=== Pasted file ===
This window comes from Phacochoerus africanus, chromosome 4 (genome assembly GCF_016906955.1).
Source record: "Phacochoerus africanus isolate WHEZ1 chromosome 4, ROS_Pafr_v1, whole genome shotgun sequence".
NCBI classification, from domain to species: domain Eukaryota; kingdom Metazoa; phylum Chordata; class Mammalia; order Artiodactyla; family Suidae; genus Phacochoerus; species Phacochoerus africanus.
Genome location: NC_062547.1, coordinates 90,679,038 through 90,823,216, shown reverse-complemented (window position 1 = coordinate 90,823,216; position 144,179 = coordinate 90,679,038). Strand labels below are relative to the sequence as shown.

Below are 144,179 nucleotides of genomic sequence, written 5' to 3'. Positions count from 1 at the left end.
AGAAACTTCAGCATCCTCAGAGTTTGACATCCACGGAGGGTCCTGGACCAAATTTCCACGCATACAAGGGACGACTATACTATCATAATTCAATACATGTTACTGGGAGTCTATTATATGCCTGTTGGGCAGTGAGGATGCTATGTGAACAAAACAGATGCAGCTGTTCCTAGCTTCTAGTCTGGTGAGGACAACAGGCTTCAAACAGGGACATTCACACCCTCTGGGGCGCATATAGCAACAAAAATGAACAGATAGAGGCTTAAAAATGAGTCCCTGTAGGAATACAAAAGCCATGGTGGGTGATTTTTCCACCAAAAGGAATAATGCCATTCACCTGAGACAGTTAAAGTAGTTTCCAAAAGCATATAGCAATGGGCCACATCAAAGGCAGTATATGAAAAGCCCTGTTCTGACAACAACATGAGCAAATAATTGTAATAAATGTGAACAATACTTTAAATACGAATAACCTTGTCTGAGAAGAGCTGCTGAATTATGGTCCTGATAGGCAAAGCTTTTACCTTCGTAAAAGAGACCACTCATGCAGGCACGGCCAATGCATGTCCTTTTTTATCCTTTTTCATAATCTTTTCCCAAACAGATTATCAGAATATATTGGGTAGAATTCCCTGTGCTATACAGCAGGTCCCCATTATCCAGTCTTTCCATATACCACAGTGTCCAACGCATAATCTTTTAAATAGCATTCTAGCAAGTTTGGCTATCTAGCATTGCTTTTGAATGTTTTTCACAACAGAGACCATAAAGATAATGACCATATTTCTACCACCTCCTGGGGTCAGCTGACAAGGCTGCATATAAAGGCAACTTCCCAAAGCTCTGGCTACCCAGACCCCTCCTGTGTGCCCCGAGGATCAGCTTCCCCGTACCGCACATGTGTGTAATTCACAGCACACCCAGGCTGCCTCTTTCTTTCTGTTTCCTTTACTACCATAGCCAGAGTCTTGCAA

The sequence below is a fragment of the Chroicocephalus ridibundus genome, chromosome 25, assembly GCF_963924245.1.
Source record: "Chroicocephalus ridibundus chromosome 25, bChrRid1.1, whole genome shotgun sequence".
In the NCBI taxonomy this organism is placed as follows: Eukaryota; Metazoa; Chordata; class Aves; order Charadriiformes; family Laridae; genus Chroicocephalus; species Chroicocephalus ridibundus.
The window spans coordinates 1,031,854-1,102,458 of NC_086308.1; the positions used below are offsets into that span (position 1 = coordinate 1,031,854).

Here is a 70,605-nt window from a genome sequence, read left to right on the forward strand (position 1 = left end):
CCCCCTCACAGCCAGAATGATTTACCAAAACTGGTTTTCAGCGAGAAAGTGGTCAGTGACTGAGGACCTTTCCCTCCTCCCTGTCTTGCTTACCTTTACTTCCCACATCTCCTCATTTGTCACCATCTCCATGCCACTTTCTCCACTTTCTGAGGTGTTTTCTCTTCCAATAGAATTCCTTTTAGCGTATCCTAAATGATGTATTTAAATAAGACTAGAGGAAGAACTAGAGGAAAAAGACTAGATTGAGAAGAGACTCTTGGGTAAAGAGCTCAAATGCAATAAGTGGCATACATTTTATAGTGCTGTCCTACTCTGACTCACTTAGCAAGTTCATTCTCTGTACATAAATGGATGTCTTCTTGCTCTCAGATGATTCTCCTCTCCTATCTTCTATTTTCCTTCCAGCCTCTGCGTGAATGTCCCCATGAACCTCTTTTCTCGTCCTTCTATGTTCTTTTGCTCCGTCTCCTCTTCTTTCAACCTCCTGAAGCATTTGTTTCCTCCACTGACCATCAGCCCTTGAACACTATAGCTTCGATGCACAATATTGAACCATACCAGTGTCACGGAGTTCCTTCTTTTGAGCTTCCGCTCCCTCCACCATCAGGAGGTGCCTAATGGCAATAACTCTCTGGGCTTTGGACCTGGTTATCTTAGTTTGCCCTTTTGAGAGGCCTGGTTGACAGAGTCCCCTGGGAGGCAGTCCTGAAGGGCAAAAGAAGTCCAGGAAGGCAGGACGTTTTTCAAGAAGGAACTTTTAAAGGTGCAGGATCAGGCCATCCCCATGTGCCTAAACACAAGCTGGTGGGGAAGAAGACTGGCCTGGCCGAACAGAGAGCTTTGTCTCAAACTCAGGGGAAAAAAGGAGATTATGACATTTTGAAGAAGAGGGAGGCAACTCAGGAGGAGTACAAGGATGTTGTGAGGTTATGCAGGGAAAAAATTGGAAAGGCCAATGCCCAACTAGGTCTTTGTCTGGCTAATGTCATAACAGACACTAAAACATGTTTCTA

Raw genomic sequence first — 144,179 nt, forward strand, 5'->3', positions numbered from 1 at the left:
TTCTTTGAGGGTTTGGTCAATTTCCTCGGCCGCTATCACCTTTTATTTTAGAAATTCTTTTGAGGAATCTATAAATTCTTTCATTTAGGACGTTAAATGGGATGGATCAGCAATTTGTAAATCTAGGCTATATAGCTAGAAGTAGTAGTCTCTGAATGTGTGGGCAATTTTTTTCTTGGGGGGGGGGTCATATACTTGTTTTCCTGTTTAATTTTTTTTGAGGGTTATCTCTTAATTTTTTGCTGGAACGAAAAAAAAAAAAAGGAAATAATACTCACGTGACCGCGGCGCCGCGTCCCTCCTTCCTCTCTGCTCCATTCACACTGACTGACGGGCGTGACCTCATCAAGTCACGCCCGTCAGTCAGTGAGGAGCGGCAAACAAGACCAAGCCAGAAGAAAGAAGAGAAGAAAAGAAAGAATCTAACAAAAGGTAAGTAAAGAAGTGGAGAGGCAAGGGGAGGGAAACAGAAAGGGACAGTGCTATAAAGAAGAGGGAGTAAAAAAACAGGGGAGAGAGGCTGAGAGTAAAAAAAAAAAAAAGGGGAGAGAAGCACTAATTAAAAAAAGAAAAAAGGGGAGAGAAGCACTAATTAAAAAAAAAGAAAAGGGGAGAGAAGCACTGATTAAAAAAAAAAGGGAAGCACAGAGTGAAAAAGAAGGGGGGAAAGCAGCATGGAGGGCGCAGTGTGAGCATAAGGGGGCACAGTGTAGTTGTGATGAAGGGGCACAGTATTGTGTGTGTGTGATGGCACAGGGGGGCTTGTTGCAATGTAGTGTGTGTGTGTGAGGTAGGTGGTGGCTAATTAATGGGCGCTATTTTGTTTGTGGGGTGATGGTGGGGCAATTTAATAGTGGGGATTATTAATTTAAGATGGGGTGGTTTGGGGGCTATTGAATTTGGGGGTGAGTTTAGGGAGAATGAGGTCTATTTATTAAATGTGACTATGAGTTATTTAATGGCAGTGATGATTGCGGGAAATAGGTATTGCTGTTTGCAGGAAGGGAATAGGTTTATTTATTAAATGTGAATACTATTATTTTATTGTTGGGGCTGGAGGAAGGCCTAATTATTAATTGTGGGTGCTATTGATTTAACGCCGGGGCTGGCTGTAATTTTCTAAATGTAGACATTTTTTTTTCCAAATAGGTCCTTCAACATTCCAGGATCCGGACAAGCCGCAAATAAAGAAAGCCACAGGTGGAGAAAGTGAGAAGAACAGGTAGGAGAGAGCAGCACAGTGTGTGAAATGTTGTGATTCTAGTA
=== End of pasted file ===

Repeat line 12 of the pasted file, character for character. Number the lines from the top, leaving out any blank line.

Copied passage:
CCCCCTCACAGCCAGAATGATTTACCAAAACTGGTTTTCAGCGAGAAAGTGGTCAGTGACTGAGGACCTTTCCCTCCTCCCTGTCTTGCTTACCTTTACTTCCCACATCTCCTCATTTGTCACCATCTCCATGCCACTTTCTCCACTTTCTGAGGTGTTTTCTCTTCCAATAGAATTCCTTTTAGCGTATCCTAAATGATGTATTTAAATAAGACTAGAGGAAGAACTAGAGGAAAAAGACTAGATTGAGAAGAGACTCTTGGGTAAAGAGCTCAAATGCAATAAGTGGCATACATTTTATAGTGCTGTCCTACTCTGACTCACTTAGCAAGTTCATTCTCTGTACATAAATGGATGTCTTCTTGCTCTCAGATGATTCTCCTCTCCTATCTTCTATTTTCCTTCCAGCCTCTGCGTGAATGTCCCCATGAACCTCTTTTCTCGTCCTTCTATGTTCTTTTGCTCCGTCTCCTCTTCTTTCAACCTCCTGAAGCATTTGTTTCCTCCACTGACCATCAGCCCTTGAACACTATAGCTTCGATGCACAATATTGAACCATACCAGTGTCACGGAGTTCCTTCTTTTGAGCTTCCGCTCCCTCCACCATCAGGAGGTGCCTAATGGCAATAACTCTCTGGGCTTTGGACCTGGTTATCTTAGTTTGCCCTTTTGAGAGGCCTGGTTGACAGAGTCCCCTGGGAGGCAGTCCTGAAGGGCAAAAGAAGTCCAGGAAGGCAGGACGTTTTTCAAGAAGGAACTTTTAAAGGTGCAGGATCAGGCCATCCCCATGTGCCTAAACACAAGCTGGTGGGGAAGAAGACTGGCCTGGCCGAACAGAGAGCTTTGTCTCAAACTCAGGGGAAAAAAGGAGATTATGACATTTTGAAGAAGAGGGAGGCAACTCAGGAGGAGTACAAGGATGTTGTGAGGTTATGCAGGGAAAAAATTGGAAAGGCCAATGCCCAACTAGGTCTTTGTCTGGCTAATGTCATAACAGACACTAAAACATGTTTCTA